An important area the nurse can educate the patient on is survivorship. Survivorship focuses on personalized care which is established on the patient’s need to boost their health, improvement and belief that leads them toward managing their health and well-being. The nurse can teach them to take care of comorbidities and educate them on cancer rehabilitation by providing a treatment summary. Patients need to also prepare for the impact of a possible relapse and side effects of treatment to include physical and psychological aspects (Leukemia.org.uk, 2018).
Loft (2013) notes that with an increasing population of survivorship, nurses have the opportunity to interact with survivors to give them support and information throughout their journey. By educating the patient, nurses assist them to make informed choices about their present and future health status. Risk factors should be discussed with those patients who may need referrals to additional resources. Nurses can help patient’s by giving them information about healthy lifestyles and cancer screenings. Nurses can begin conversations about changing lifestyle behaviors, provide information, provide resources, and give referrals. Nurses need to be familiar with resources that are available in order to assist survivors in meeting their needs.
According to the Leukemia and Lymphoma Society’s website, there is a local chapter in Columbia, SC. The patient can go to the website www.lls.org/south-carolina. This website has a section labeled support resources, where they offer services such as, information specialists, patient community, support groups and peer-to-peer support. Additional support resources include financial support, food and nutrition, LLS podcast, online chats, caregiver support and other helpful organizations. A patient can also go to their office located at 107 Westpark Blvd. Ste 150 Columbia, SC 29210. Another website the nurse can refer the patient to is the American Cancer Society. The web address is www.cancer.org/about-us/local/south-carolina.html. The local office for Columbia is located at 200 Center Point Circle, Ste. 100 Columbia, SC 29210. Services offered include transportation, cancer information, and lodging. There are two hospitals within the community that also offer support group programs. They are Prisma Health and Lexington Medical Center. The patient can go to their websites for information. The nurse should offer this information to the patient, because once the patient realizes there is additional support available, they will be able to better manage their treatment and recovery.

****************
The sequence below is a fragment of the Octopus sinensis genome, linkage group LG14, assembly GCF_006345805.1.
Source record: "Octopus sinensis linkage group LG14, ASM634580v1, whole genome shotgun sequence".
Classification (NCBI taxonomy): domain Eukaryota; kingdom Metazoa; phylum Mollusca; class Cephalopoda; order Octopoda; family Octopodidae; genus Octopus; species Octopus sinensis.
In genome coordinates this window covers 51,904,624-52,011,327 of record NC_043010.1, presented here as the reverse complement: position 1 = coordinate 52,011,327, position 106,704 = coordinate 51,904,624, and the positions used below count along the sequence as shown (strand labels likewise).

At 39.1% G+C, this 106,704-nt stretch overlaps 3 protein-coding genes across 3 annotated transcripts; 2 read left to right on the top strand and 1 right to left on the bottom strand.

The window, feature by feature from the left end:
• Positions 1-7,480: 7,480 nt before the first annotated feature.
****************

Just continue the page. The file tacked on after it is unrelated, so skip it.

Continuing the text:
Acute Myelogenous Leukemia (AML) is commonly diagnosed in older adults. Comprehensive assessment is vital to the diagnosis and subsequent treatment of AML. This is valuable in helping the patient obtain the best possible outcomes. Educating the patient is an extremely important aspect of treatment for the nurse. By educating the patient on areas such as survivorship and lowering psychological distress, the nurse can help to empower the patient in the management of their own health and well-being.